This form of analysis was adopted by the Eighth Circuit in Gilreath v. Daniel Funeral Home, Inc., 421 F.2d 504 (8th Cir. 1970), in determining whether a funeral home and a related funeral insurance company, both located in the same building, were separate establishments. The court observed, after reviewing the case law, "(T)he critical factor in each case has been the integrity of the economic, physical and functional separation between the business units." Id. at 508. See also Acme Car & Truck Rentals, Inc. v. Hooper, 331 F.2d 442 (5th Cir. 1964); Brennan v. Clark, 22 W.H. Cases 655 (E.D.Va.1975). We believe that a multi-faceted approach aimed at determining the integrity of separation between business units is in order here in contrast to single-minded reliance upon any one factor such as control, ownership or "physical location".3
Looking first at the tests in Section 779.305 of the Secretary's regulation, we note that the district court found "physical separation" to exist, apparently because each business used the same facilities at a different season, with no overlap. Temporal separation provided, in effect, for physical separation. Absent any reason to suppose that Congress wished to penalize two otherwise separate seasonal establishments merely because at different moments they used the same facilities, we think appellants do, in substance, meet any applicable "separation" criterion. We add that, for reasons indicated in footnote 3, supra, we doubt that physical separation is as key a factor in applying an exemption based on seasonality as it may be in other situations.
Section 779.305 of the Secretary's regulation goes on to call for " functional" separation and "no interchange of employees between units". The former test is clearly met, the district court having found, "there is no question but that operations are functionally separated from each other". 420 F.Supp. at 420. Each company maintains separate records, receives different tax treatment, and exercises independent hiring decisions with respect to employees.
The "no interchange of employees" criterion seems also to be met even though many of the same individuals are employed at different seasons by both businesses. Each business hires those employees it needs, and, with only the most minor exceptions, there is no simultaneous sharing of the same employees. Neither concern has any obligation to hire or use the other's employees.
While it is possible thus to conclude that both companies pass the three tests set out in the Secretary's regulation, we hesitate to stop there, as two of the three tests are not framed in terms that take account of the kind of seasonal pooling of facilities and employees that exists here, nor was the regulation framed with this exemption in mind. Instead, we think it appropriate to proceed beyond the regulation and look more broadly into "the integrity of the economic . . . and functional separation between the business units".4 Gilreath v. Daniel Funeral Home, Inc., supra. These factors (more than physical separation, see above) seem to us critical in applying the § 13(a)(3) exemption.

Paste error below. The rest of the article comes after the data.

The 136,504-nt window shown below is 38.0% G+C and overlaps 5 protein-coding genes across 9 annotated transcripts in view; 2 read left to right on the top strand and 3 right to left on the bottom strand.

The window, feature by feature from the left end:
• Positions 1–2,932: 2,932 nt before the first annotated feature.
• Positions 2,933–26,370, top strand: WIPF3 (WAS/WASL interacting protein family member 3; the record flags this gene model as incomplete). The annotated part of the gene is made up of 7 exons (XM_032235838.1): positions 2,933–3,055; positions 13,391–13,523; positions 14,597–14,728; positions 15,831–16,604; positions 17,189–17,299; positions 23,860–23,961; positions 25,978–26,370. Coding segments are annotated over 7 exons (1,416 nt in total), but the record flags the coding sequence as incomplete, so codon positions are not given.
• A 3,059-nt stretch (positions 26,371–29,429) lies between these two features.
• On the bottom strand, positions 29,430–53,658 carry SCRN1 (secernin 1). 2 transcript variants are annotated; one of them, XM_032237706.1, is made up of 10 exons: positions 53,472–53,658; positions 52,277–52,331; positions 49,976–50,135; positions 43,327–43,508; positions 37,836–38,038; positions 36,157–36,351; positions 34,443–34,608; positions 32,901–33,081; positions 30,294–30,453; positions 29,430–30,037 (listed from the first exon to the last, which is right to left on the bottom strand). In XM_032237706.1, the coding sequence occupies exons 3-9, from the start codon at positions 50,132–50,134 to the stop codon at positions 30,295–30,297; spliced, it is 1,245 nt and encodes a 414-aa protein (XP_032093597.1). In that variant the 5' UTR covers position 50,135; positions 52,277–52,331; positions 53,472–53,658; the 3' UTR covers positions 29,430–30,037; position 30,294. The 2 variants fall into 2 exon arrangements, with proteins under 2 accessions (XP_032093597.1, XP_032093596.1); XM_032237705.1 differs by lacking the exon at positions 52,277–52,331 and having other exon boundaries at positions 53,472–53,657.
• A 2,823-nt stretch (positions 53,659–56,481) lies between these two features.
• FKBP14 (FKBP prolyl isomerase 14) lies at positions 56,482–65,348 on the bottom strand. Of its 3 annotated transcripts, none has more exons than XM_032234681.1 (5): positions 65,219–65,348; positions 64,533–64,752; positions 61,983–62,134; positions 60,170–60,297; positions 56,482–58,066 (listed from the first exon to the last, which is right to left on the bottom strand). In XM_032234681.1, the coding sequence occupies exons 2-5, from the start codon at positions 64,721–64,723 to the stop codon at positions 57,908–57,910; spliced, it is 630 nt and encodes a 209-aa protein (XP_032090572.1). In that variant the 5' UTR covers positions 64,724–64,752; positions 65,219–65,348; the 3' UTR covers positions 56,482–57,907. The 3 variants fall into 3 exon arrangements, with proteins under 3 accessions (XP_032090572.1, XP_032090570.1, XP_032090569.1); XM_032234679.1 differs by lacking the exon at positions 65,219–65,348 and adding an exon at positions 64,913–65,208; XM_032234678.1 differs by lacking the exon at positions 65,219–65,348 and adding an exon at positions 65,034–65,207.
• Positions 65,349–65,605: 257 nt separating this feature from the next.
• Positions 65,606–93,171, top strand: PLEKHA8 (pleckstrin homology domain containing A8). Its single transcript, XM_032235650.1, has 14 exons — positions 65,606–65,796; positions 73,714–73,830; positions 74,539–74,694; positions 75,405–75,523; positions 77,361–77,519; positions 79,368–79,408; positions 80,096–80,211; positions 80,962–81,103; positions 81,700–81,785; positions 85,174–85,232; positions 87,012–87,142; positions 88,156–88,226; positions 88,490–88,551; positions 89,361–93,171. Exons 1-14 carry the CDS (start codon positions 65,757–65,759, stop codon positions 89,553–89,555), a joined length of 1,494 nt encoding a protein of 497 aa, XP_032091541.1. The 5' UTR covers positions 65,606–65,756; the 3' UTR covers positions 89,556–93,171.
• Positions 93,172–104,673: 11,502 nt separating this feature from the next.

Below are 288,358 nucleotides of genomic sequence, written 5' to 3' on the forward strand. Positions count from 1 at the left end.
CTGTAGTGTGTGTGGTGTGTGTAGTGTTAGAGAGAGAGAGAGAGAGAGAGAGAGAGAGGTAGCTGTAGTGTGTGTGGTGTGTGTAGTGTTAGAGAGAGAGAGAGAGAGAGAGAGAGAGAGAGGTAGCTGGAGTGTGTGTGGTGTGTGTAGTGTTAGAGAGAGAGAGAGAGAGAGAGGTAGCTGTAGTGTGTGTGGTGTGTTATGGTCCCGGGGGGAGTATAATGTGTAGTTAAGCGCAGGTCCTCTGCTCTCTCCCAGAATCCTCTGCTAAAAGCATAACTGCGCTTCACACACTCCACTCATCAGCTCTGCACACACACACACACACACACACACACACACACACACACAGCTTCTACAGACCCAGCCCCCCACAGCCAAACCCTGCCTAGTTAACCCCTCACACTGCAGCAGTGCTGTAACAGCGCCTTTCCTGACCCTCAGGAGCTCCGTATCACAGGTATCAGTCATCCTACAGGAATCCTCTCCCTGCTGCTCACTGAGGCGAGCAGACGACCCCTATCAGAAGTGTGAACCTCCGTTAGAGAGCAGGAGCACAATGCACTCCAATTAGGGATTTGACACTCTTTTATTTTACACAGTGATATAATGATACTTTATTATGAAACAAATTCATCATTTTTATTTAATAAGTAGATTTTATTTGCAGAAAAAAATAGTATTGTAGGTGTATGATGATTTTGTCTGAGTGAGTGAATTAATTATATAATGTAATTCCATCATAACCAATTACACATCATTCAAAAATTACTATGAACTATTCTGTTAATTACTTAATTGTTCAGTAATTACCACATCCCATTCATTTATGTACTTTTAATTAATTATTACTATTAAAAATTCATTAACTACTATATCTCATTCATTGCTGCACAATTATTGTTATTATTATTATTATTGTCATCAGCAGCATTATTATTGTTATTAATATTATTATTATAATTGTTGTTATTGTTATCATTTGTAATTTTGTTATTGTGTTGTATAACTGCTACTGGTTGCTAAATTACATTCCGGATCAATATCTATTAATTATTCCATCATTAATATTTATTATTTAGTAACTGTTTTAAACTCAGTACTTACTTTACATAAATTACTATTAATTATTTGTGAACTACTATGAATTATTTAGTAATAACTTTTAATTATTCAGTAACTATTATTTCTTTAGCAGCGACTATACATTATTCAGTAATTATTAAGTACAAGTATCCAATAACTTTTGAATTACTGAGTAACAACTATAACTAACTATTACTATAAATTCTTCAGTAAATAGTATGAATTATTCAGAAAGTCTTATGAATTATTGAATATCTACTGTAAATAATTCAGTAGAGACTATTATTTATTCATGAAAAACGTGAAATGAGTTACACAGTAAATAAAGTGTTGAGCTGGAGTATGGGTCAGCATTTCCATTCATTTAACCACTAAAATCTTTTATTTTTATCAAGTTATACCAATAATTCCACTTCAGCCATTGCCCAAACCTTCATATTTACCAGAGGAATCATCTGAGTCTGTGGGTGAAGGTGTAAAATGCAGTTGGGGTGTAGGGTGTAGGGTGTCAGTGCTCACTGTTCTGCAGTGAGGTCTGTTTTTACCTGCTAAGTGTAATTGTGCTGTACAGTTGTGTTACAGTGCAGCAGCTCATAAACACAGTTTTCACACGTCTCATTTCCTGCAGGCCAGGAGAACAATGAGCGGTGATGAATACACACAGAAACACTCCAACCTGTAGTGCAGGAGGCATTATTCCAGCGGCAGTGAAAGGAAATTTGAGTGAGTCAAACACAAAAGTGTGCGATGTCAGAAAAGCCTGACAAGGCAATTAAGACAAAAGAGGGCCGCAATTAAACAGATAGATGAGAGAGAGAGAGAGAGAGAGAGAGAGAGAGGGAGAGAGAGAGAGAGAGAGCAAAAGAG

In stating earlier that the district court should not have ended its analysis with a finding that the two companies had a common ownership and control, we pointed out that different establishments may be owned by a single owner and have a common business purpose. The more important consideration in terms of this particular exemption would seem to be the degree of actual economic independence of the two business units. To the degree that thoroughbred racing and harness racing are separate businesses involving different seasons, different business risks and different patterns of state regulation, each is independent of the other economically and each merits the exemption designed for it.
Jockey and Trotting each depends for its primary source of income on admission charges and pari-mutuel wagering. Both the different nature of the two sports and the different schedules they follow create markedly different attendance and betting patterns. Furthermore, each sport is subject to a different but extensive system of state regulation. Actual control of the races lies in the hands of stewards or judges who apply different sets of rules and regulations. The state's share of gambling revenues and imposition of taxes differ between the two sports.
Weighed against these distinguishing economic factors is the fact of common control of the two companies. Operating control is not irrelevant to an inquiry into economic independence, as common management may lead to patterns of cooperation, accommodation and interdependence that may justify treating two operations as a single business. Nor is it irrelevant that both companies are able to share the facilities of Rockingham Park, and, aided by the common situs, draw some employees from a common pool; these abilities doubtless reduce expenses and serve the convenience of both concerns. The circumstances of Trotting's creation suggest, moreover, that the two forms of racing are to a degree competitive with one another; coordination of the two enterprises presumably maximizes their revenues. Each company undoubtedly strives to create goodwill among its customers that redounds to the benefit of the other.